The good news is that from a technical perspective, Far Cry Primal retains everything that impressed us so much about its predecessor: expansive environments, beautifully long draw distances, a solid lighting model and a rock-solid level of performance. The bad news is that in terms of both graphics and gameplay, perhaps not quite enough has changed - any enhancements are a subtle evolution, as opposed to the visual overhaul you'd expect from a second generation title for the latest wave of consoles.
That said, there's still much to enjoy here. The post-processing pipeline sees greater use of volumetric lighting and effects, while performance is actually even more stable than Far Cry 4 - in itself, an impressive achievement. However, the overriding feeling is one of commonality - there's the same full 1080p framebuffer on PS4, along with a sub-native presentation on its Xbox One equivalent. Owing to the advanced AA in use (plus the lack of hard edges for analysis), getting a precise lock on resolution here is difficult - but the smart money is on the same 1440x1080 set-up seen in Far Cry 4.
Once again, the overall presentation is extremely clean - and it looks as though the same HRAA technology used in its predecessor is in effect here. This combines a smart post-process anti-aliasing technique with temporal super-sampling (effectively using data from previous frames to smooth off the current one). Again, there are minor differences here between Xbox One and PS4 - the Sony platform could well be using the same four-frame temporal sample as Far Cry 4, and again, we wouldn't be surprised to see a two-frame equivalent on Xbox One in line with the last game.
Resolution and anti-aliasing aside, there's really not much to tell the two versions apart. Effects work is equally accomplished across both platforms, with massive prehistoric valleys and forests brought to life with liberal use of volumetric lighting, particles and post-processing elements such as depth of field and object blur, which enhance combat and cut-scenes in particular.
Animation is also improved on characters and animals compared to Far Cry 4. Faces appear more expressive during cut-scenes, while the game's wildlife moves across the environments more fluidly. But beyond the spectacle provided by the Dunia engine, initial impressions suggest that we're looking at a very similar looking game to Far Cry 4 in most areas, albeit with additional refinements that add to the overall sense of polish.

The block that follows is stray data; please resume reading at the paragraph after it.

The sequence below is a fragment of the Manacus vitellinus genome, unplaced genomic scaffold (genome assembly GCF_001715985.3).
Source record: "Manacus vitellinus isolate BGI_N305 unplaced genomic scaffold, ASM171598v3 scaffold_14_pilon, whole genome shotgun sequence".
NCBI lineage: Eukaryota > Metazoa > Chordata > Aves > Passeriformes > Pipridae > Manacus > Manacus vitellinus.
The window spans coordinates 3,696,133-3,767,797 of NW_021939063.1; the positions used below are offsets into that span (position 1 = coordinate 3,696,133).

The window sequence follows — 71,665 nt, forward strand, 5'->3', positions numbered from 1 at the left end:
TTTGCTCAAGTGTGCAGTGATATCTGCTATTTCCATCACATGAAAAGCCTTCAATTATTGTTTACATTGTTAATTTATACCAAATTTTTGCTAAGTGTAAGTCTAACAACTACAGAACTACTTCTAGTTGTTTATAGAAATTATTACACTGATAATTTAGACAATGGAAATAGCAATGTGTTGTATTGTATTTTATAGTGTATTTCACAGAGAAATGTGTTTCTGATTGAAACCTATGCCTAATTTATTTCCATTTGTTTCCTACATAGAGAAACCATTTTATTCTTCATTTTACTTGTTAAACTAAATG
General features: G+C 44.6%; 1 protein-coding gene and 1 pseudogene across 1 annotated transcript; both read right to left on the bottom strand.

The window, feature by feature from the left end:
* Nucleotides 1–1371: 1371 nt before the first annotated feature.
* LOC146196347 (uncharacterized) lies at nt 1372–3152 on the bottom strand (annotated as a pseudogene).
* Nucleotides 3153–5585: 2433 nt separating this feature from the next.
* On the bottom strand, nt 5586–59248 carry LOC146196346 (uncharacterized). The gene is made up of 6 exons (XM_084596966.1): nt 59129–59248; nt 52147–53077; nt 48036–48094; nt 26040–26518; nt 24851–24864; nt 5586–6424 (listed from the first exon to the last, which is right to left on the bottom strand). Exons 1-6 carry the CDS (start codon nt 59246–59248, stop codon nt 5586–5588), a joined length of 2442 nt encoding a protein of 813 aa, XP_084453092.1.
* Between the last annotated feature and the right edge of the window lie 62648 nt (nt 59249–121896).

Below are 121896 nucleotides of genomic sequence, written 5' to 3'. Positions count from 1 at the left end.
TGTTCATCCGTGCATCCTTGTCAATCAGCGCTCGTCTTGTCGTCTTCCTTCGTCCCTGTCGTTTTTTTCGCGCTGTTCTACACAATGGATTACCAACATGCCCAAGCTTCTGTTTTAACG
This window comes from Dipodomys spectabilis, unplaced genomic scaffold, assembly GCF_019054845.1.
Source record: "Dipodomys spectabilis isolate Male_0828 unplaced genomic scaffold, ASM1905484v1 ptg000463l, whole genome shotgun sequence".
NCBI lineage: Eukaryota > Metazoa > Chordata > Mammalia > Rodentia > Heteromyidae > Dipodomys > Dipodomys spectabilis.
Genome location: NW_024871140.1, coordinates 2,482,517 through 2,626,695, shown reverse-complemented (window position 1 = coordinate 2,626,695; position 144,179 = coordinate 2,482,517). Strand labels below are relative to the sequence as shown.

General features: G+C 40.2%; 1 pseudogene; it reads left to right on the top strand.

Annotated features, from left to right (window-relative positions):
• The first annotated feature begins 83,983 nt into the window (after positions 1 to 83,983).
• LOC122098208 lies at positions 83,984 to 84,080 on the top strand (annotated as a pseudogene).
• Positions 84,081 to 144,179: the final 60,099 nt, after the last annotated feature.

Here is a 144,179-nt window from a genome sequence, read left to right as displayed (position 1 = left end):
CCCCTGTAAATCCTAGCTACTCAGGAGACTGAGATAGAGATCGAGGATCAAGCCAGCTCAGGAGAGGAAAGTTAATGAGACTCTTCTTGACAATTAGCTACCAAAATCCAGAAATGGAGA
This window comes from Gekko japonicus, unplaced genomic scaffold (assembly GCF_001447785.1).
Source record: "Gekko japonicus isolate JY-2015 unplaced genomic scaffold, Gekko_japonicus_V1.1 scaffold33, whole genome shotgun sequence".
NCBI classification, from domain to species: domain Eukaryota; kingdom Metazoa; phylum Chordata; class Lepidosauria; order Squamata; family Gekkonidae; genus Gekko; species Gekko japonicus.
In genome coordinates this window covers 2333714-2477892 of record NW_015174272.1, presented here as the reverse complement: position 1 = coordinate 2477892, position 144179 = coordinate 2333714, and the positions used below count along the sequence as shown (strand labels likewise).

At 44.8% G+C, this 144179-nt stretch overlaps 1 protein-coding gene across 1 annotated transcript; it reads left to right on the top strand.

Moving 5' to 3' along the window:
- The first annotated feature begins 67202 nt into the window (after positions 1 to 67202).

Similarly, performance also sees a welcome, if somewhat subtle boost - frame-rate drops and tearing seen in Far Cry 4's more demanding areas (particularly on Xbox One) now seem to be a thing of the past, with Primal offering up a smoother experience throughout. Aside from the occasional dropped or torn frame, performance remains locked at 30fps, with consistent controls and relatively smooth motion. Fast-paced scenes and shaky camera movement sometimes create visible judder, which mildly distracts during fierce hand-to-hand combat - but frame-rates remain locked at 30fps here regardless.
Xbox One benefits a little more from the extra stability as running through dense forests no longer impacts upon performance as it did in Far Cry 4, but ultimately, the game's mixture of hunting, exploring, and combat is handled smoothly on both platforms, and it certainly seems that Ubisoft has managed to further optimise the Dunia engine since Far Cry 4.The lost art of video game manuals The greatest loss of the digital age.
On the whole Far Cry Primal is a solid release on both machines. PS4 and Xbox One deliver highly playable experiences with very little in the way of technical shortcomings that distract from the familiar action on offer. If you've spent time with Far Cry 4, you'll pretty much know what to expect here, and while the scope of the gameplay may lack surprises, the execution can't really be faulted. The increased resolution and overall cleaner presentation make PS4 the best choice, but we have no qualms in recommending the Xbox One game either, where the graphical differences are only mildly visible during play.
Of course, running at 60fps isn't possible here - but that's one area where the PC version can take point and potentially offer up a substantially smoother gameplay experience. On top of that, it may well be the case that additional visual effects and asset improvements could be added - just as they were in Far Cry 4. We'll report back on that next week once our full triple-format Face-Off is complete.